Our life would be really boring if year after year we repeated ourselves in condensed slots during our contact time with students.
This is certainly not happening to me. Every so often I review all the learning materials, reflect and move on to change my approach.
In preparation of the forthcoming orientation a multi-fold question born in mind:
How can I explain in 10 minutes the library services across three sites and two Universities to either a big audience (in a lecture theatre) or to speed-dating-format of smaller groups, early in the evening and make the information stick to my students’ minds at the end of a tiring for them day?
So, I came up with a game that could address the above question very neatly;
The idea: The infolit* Die
“The die has been cast” – alea jacta est (Suetonius, Vita Divi Iuli, 121 CE, 33)
A cube resembling a die will bear on every side a question that relates to our services, including a number at each top corner. The number corresponds to a PowerPoint slide number that includes a visual representation of the answer.
A volunteer from the audience will be asked to roll the die.
At the moment, we refine the die and the corresponding questions before going to the printer services to create a sturdier cube.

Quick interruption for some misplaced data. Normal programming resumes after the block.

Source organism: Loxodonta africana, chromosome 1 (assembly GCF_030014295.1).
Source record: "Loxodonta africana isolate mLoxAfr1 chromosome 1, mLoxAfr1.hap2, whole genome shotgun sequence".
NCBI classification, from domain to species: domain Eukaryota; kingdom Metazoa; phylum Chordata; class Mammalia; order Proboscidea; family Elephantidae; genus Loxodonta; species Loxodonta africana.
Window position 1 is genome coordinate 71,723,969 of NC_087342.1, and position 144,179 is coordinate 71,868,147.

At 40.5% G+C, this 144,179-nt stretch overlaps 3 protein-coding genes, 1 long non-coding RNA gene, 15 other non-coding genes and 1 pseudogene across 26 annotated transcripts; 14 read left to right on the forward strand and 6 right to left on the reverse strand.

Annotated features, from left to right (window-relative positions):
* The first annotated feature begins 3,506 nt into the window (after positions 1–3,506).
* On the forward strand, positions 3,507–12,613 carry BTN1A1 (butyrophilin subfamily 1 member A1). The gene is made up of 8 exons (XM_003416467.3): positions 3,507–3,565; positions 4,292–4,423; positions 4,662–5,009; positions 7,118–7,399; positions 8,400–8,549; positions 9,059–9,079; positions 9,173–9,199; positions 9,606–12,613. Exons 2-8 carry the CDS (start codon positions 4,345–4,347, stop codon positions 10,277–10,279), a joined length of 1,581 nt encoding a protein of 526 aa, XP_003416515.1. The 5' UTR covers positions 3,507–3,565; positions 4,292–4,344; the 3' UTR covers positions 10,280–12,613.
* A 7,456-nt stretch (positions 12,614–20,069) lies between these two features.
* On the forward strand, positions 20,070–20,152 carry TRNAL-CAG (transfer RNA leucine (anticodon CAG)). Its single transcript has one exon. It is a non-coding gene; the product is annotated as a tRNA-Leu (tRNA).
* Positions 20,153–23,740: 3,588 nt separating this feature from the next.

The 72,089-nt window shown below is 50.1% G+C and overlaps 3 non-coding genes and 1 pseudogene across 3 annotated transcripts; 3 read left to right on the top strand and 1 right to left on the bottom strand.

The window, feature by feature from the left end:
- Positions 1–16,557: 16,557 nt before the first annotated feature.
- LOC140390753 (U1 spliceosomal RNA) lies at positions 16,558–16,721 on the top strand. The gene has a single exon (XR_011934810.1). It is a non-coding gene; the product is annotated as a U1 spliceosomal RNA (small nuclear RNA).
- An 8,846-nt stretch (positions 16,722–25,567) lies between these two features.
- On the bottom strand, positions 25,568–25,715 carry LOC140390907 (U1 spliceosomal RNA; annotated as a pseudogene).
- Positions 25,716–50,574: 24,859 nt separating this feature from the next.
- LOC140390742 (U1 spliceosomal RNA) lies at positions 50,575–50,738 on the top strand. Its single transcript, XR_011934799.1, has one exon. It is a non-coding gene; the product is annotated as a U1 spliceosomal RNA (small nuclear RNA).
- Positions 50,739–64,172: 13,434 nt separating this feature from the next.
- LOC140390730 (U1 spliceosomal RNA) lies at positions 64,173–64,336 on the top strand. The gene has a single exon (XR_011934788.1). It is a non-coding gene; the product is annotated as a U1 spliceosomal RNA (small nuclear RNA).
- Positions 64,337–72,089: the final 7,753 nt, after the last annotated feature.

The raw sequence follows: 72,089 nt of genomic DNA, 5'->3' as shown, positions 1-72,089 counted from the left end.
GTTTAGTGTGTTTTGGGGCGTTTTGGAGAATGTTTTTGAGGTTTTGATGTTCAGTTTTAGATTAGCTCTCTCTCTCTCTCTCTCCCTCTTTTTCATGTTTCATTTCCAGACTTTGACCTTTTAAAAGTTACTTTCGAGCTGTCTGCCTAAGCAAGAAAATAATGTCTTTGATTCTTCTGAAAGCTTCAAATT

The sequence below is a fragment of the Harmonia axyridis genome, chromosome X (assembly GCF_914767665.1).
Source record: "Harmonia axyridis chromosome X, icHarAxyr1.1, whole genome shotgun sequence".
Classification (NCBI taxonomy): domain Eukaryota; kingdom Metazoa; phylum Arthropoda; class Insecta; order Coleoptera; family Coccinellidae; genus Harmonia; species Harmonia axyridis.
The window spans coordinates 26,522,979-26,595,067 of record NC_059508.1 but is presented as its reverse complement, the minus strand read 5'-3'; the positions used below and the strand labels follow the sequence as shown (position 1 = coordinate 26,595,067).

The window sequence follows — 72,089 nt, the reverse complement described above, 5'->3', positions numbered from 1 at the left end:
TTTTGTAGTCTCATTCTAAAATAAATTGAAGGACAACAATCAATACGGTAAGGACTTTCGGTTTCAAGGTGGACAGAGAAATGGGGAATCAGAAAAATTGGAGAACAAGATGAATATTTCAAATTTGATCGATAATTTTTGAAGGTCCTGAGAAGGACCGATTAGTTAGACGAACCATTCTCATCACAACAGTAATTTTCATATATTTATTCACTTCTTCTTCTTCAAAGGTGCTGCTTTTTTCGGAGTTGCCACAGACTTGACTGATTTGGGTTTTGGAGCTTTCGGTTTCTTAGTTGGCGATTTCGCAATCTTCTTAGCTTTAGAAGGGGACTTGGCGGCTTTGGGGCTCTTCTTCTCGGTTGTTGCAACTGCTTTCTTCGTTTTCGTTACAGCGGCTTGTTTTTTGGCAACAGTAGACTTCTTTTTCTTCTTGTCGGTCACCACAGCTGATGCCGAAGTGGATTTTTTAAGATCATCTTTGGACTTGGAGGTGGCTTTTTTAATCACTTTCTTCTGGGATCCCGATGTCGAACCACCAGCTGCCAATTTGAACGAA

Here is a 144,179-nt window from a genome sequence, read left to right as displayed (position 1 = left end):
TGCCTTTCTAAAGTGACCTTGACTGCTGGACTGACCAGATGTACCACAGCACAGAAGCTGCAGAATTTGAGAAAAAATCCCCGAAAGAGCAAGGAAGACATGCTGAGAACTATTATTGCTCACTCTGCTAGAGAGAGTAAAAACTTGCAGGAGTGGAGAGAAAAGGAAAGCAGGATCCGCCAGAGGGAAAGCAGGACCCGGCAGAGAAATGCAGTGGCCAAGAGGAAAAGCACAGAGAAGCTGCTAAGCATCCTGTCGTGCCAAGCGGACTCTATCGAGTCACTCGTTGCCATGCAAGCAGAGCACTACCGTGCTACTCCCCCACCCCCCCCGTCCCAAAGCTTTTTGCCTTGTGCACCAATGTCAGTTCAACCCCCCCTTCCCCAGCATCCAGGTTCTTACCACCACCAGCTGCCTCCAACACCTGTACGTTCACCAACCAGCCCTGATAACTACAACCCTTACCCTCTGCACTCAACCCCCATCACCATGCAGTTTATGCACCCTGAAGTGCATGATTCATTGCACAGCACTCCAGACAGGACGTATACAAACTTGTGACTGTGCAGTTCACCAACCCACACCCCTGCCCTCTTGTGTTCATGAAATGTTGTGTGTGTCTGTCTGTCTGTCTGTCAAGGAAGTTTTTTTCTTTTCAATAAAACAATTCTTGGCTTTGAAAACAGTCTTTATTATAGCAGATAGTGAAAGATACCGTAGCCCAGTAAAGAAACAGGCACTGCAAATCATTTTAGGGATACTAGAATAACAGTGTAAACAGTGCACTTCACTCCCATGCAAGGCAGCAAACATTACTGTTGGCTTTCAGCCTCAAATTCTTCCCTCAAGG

When the cube is ready to roll, I will post images of the die and instructions in case you want to use a similar approach to your orientations.
Before closing this post, it’s worth acknowledging the source of my inspiration.
As a learner myself, one of the things I value the most is the opportunities given to events for unanticipated learning outcomes that come as a surprise.
In the middle of June, I participated in the Digital pedagogies: E-learning and digital humanities unconference, at UCL where Rodd Digges during his pitch was holding a cube and promised to initiate a discussion that would “provoke dialogue and debate around current issues in HE and FE.” At that very moment, his “prompt cube” sparked the idea in my mind and although I opted for attending another session on collaborative writing and didn’t have the opportunity to see the cube in action, I would like to thank Rodd for generating the surprising and unintended, creative learning outcome!
*Infolit for short stands for Information Literacy
Image Credits: “Dice” by Daniel Dionne shared under CC BY-SA